Caius Caesar, born in 20 B.C. and Lucius Caesar, born in 17 B.C., were the sons of Agrippa and Julia, and the grandsons of Augustus. Augustus adopted them and designated them as his successors. As boy's, they were declared consul elect, princeps juventutis, honored with priesthoods, and admitted to the senate. In 1 A.D. Caius was consul and was sent to Armenia, where he showed talent for both civil government and military enterprise. In 2 A.D., rather than invade, Gaius met with King Phraates V and concluded peace with the Parthians, who recognized Roman claims to Armenia. The brothers seemed destined for greatness. But Lucius, the younger of the two, died suddenly at Marseilles on 20 August 2 A.D. And, on his return from Armenia, Caius was treacherously wounded by a local Roman magistrate, fell into a lingering illness, and on 21 February 4 A.D., at the early age of 24, died at Limyra in Lycia. Augustus' wife, their step-mother, Livia, was rumored to have arranged both of their deaths to advance her son Tiberius, who was later adopted as Augustus' son and heir.
RP87431. Bronze AE 23, Touratsoglou 160 (V46/R143 ); RPC I 1564 (10 spec.); BMC Macedonia p. 117, 73; SNG Cop -, VF, blue-green patina, light scratches, light corrosion/porosity, weight 9.708 g, maximum diameter 22.9 mm, die axis 90o, Thessalonika (Salonika, Greece) mint, c. 1 - 4 A.D.; obverse ΘEΣΣAΛONIKEΩN, laureate head of Augustus right; reverse ΓAIOΣ ΣEBAΣTOY YIOΣ, bare head of Gaius Caesar right; $165.00 (€140.25)
 


Augustus, 16 January 27 B.C. - 19 August 14 A.D., Caius and Lucius Reverse

Click for a larger photo
Struck around the time of Jesus' birth. This type is considered a possible "Tribute Penny" because it is a denarius that circulated in the lifetime of Christ and the image and inscription are of "Caesar."

The brothers, Caius and Lucius, were the sons of Agrippa and Julia, daughter of Augustus. They were due to succeed Augustus but predeceased him in 4 and 2 A.D. respectively.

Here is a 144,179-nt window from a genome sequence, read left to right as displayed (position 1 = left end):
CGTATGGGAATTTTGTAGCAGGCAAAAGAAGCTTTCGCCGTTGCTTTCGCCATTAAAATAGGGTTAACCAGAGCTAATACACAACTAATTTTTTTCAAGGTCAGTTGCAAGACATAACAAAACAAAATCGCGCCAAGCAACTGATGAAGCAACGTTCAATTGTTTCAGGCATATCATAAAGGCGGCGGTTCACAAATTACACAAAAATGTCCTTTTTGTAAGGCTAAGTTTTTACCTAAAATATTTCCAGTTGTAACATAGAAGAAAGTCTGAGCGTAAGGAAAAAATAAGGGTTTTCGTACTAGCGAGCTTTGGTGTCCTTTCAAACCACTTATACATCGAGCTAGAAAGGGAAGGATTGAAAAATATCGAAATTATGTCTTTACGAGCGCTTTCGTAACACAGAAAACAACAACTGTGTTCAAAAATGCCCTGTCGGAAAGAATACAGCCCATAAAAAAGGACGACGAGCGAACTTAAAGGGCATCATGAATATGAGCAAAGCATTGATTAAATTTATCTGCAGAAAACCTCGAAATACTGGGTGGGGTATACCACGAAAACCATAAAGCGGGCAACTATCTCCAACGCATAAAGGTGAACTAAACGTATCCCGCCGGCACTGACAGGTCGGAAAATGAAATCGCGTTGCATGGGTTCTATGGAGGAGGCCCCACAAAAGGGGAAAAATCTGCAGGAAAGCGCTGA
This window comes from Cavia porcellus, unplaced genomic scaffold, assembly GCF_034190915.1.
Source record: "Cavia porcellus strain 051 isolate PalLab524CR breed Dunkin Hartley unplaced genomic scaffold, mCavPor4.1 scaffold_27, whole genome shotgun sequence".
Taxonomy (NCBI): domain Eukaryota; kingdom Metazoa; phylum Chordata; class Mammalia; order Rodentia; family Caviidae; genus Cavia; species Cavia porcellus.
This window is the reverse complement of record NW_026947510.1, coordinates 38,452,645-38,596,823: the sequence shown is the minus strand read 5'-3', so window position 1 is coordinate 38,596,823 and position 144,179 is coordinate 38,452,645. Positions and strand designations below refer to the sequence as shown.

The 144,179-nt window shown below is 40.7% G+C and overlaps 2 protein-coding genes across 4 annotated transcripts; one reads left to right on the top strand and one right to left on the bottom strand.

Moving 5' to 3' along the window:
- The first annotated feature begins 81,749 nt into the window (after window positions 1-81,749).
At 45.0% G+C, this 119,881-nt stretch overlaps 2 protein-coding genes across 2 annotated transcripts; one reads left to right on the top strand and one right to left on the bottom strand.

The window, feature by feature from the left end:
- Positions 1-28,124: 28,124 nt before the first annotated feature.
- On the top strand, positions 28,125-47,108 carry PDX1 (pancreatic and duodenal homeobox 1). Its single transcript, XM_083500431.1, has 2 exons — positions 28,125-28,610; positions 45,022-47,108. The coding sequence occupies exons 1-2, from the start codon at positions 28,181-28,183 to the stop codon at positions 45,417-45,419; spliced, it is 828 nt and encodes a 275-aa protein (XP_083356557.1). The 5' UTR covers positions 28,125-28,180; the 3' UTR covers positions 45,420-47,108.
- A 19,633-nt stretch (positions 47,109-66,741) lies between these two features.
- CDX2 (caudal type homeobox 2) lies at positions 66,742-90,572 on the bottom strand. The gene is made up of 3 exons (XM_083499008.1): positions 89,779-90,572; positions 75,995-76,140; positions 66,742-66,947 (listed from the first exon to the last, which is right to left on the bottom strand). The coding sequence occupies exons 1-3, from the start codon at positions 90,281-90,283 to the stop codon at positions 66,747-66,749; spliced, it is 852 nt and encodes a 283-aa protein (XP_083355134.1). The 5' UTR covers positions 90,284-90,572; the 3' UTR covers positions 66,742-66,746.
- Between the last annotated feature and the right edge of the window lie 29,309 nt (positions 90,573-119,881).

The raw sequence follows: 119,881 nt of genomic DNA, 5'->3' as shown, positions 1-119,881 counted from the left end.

RS88426. Silver denarius, RIC I 207, RSC I 43, BMCRE I 533, BnF I 1651, Hunter I 217, SRCV I 1597, F, nice portrait for the grade, some rose toning, reverse a little grainy, weight 3.584 g, maximum diameter 18.9 mm, die axis 270o, Lugdunum (Lyon, France) mint, 2 B.C. - 5 A.D.; obverse CAESAR AVGVSTVS DIVI F PATER PATRIAE, laureate head right; reverse AVGVSTI F COS DESIG PRINC IVVENT, Caius and Lucius Caesars stand facing, togate, each resting hand on a round shield with spear behind, above center on left a simpulum right and on right a lituus left, C L CAESARES in exergue; $160.00 (€136.00)
 







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AVGVSTVS
CAESAR


REFERENCES

American Numismatic Society (ANS) Collections Database Online - http://numismatics.org/search/search
Banti, A. & L. Simonetti. Corpus Nummorum Romanorum. (Florence, 1972-1979).
Burnett, A., M. Amandry & P.P. Ripollès. Roman Provincial Coinage I: From the death of Caesar to the death of Vitellius (44 BC-AD 69). (London, 1992 and supplement).
Calicó, X. The Roman Avrei, Vol. One: From the Republic to Pertinax, 196 BC - 193 AD. (Barcelona, 2003).
Calicó, X. The Roman Avrei, Vol. One: From the Republic to Pertinax, 196 BC - 193 AD. (Barcelona, 2003).
Cohen, H. Description historique des monnaies frappées sous l'Empire Romain, Vol. 1: Pompey to Domitian. (Paris, 1880).
Giard, J.B. Monnaies de l'Empire romain, I Auguste. Catalogue Bibliothèque nationale de France. (Paris, 1998).
Mattingly, H. & R.A.G. Carson. Coins of the Roman Empire in the British Museum, Vol 1: Augustus to Vitellius. (London, 1923).
Robinson, A. Roman Imperial Coins in the Hunter Coin Cabinet, University of Glasgow, Vol. I. Augustus to Nerva. (Oxford, 1962).
Sear, D.R. Roman Coins and Their Values, The Millennium Edition, Volume One, The Republic and the Twelve Caesars 280 BC - AD 86. (London, 2000).
Sutherland, C.H.V. The Roman Imperial Coinage, Vol. I, From 39 BC to AD 69. (London, 1984).
Toynbee, J.M.C. Roman medallions. ANSNS 5. (New York, 1944).
Vagi, D. Coinage and History of the Roman Empire. (Sidney, 1999).

Catalog current as of Saturday, April 20, 2019.
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Roman Coins of Caius & Lucius